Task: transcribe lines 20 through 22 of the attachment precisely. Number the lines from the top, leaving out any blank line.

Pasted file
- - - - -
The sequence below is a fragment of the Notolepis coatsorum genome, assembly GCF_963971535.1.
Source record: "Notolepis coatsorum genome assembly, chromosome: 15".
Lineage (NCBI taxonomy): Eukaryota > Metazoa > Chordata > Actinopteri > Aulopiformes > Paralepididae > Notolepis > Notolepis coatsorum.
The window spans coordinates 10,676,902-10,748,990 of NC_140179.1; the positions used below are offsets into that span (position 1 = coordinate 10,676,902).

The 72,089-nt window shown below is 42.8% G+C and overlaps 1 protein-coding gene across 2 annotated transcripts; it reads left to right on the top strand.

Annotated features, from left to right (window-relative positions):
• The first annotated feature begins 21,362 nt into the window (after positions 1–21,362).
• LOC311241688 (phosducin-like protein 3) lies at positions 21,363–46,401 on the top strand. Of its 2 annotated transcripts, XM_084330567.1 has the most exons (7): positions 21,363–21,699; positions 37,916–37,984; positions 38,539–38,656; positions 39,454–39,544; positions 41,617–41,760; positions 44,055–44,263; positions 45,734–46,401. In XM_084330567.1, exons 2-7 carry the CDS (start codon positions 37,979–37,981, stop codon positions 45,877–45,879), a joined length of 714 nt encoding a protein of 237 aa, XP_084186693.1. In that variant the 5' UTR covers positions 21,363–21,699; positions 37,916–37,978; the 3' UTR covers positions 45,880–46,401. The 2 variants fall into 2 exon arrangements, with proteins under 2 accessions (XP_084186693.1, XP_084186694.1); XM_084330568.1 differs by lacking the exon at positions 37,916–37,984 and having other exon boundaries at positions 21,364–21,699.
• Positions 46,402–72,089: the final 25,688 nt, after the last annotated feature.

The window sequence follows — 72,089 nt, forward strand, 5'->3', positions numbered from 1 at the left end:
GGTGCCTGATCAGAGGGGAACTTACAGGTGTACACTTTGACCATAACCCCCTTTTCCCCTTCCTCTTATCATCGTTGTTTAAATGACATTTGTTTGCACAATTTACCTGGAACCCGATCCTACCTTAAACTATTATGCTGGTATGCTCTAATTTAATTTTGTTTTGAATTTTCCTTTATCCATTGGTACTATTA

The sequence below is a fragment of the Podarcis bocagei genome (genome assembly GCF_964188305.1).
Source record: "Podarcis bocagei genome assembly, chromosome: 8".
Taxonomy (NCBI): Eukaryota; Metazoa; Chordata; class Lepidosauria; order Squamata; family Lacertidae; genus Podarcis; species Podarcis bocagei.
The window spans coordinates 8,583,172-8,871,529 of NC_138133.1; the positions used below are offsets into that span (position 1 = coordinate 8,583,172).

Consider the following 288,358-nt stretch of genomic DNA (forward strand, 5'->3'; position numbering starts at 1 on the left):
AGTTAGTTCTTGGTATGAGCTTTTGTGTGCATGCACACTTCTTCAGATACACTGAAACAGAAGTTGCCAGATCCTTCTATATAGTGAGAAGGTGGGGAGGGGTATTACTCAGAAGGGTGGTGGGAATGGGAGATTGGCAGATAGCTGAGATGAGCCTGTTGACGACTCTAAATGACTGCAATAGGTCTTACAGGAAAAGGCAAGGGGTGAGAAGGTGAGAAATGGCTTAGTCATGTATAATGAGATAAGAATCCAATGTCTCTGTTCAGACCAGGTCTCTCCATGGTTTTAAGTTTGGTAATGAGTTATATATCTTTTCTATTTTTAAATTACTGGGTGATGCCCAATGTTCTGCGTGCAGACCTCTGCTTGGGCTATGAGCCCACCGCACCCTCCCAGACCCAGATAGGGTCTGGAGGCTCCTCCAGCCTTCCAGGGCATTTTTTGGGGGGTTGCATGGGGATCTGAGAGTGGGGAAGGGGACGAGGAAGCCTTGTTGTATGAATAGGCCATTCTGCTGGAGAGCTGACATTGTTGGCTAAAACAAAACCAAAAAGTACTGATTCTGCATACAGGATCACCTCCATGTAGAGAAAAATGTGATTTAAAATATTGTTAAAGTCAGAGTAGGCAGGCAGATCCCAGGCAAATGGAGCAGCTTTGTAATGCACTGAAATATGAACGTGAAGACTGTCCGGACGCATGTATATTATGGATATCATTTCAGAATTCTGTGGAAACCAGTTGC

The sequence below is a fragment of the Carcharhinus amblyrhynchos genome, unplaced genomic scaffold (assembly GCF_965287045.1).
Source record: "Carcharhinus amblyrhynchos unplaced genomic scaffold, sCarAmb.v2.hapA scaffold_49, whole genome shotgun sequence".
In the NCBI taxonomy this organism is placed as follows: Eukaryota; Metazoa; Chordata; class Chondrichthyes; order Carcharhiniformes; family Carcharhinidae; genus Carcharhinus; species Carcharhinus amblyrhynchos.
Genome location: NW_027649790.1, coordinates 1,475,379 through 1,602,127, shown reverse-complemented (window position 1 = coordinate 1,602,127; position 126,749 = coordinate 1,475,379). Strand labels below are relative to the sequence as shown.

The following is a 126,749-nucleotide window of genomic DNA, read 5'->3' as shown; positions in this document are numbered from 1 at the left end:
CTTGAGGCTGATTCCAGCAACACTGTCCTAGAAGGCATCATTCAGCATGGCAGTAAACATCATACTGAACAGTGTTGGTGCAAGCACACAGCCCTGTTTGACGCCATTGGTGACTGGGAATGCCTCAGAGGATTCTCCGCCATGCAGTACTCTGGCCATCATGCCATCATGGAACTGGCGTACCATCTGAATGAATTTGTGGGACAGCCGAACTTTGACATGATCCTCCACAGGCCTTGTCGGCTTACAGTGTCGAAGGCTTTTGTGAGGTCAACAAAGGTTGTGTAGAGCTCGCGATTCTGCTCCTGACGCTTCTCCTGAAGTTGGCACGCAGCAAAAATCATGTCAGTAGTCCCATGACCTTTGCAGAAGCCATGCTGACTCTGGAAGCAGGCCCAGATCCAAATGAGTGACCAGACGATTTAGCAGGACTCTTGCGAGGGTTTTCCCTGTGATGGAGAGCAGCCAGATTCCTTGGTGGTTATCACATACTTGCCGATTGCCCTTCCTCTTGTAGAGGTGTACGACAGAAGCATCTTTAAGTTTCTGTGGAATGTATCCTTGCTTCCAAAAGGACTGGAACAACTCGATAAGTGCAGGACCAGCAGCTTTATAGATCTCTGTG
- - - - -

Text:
In the NCBI taxonomy this organism is placed as follows: Eukaryota; Metazoa; Chordata; class Chondrichthyes; order Carcharhiniformes; family Carcharhinidae; genus Carcharhinus; species Carcharhinus amblyrhynchos.
Genome location: NW_027649790.1, coordinates 1,475,379 through 1,602,127, shown reverse-complemented (window position 1 = coordinate 1,602,127; position 126,749 = coordinate 1,475,379). Strand labels below are relative to the sequence as shown.

The following is a 126,749-nucleotide window of genomic DNA, read 5'->3' as shown; positions in this document are numbered from 1 at the left end: